Page 49: of Maritime Reporter Magazine (November 1985)

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are outlined, based on an extensive study of the effect of the principal parameters on the dynamic tension of cables. Tables and graphs are provided to estimate the equivalent stiffness and natural frequencies of cables, while examples illustrate the application of the proposed meth- odology.

Paper No. 13—"Hydro-Numer- ic Design of SWATH Ships," by

Nils Salversen, Christian H. von Kerczek, Carl A. Scragg,

Christopher P. Cressy, and Mi- chael J. Meinhold.

SYNOPSIS—A new computa- tional method for the design of

Small Waterplane Area Twin Hull (SWATH) ships is presented. The integrated computer system gener- nomograph is described, including the correlation of the roughness measurements with increments in blade section drag and propeller performance.

Paper No. 8—"Structural Reli- ability of Marine Diesel Engine Pro- pulsion Shafting Systems," by Ef- stratios Nikolaidis, Anastas- sios N. Perakis, and Michael G.


SYNOPSIS—A method for esti- mating the reliability of diesel pro- pulsion shafting systems is pre- sented, involving probabilistic exci- tation modeling, first excursion and fatigue failure mode analyses, and estimation of failure probabilities.

In the examples presented, signifi- cant criticals that cannot be identi- fied by the traditional deterministic analysis are revealed. High values of the traditional safety factor may not always insure system reliability and safety.

Paper No. 9—"Finite-Element

Analysis of Elastohydrodynamic

Stern Bearings," by Zissimos P.

Mourelatos and Michael G.


SYNOPSIS—A finite element analysis is performed for a marine shafting system using a hydrody- namic, plastic stern bearing. The analysis consists of three-dimen- sional analyses of the shafting and the bearing liner, a two-dimensional analysis of the oil film hydrodynam- ics, and iterative techniques to es- tablish the equilibrium position among the shaft, the oil film, and the anisotropic bearing. Results are in good agreement with available laboratory experiments.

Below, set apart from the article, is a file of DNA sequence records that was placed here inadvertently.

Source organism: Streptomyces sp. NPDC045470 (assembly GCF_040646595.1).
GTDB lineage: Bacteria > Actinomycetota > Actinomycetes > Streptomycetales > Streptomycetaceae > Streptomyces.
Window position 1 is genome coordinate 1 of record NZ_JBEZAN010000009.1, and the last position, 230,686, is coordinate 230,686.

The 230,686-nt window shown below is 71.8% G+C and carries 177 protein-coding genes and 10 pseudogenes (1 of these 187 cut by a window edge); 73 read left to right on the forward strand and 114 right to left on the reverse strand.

Paper No. 10—"Innovative

Naval Designs for North Atlantic

Operations," by Colen Kennell,

Brian White, and Edward N.


SYNOPSIS—A SWATH ship de- sign and two monohulls designed to carry the same payload are summar- ized. The two monohull designs used state-of-the-art, hull-form technology. One monohull included excess volume to achieve seakeeping performance comparable with the

SWATH. Seakeeping performance assessments were made for mobility and anti-submarine warfare opera- tions in the upper North Atlantic region.

Paper No. 11—"Analysis of the

Structure of the Proposed CCG Po- lar Class 8 Icebreaker Under Ex- treme Ice Loads," by I. F. Glen, C.

G. Daly, and G. Tam.

SYNOPSIS —The proposed structure design for a large Polar icebreaker for the Canadian Coast

Guard has been analyzed using re- cent understanding of ice loads on vessels, and analytical models to ex- trapolate areas far beyond current experience. Local bow strength and hull girder response were examined. • The study revealed areas for poten- tial improvement in the current reg- ulations.

Paper No. 12—"Dynamic Anal- ysis as a Tool for Open-Sea Mooring

System Design," by Michael S.

Triantafyllou, Antoine Bliek, and Hyunkyoung Shin.

SYNOPSIS—Methods to change the performance of mooring lines

November, 1985

Moving petroleum and liquid barges from Cape Charles, VA to St. Petersburg, Hanover

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President—Hanover Towing,

Wilmington, NC.

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Check into the Cummins B engines for auxiliary power. We think you'll agree they offer the best balance of fuel effi- ciency, durability, reliability and quiet performance in a compact, lightweight, cost effective package.

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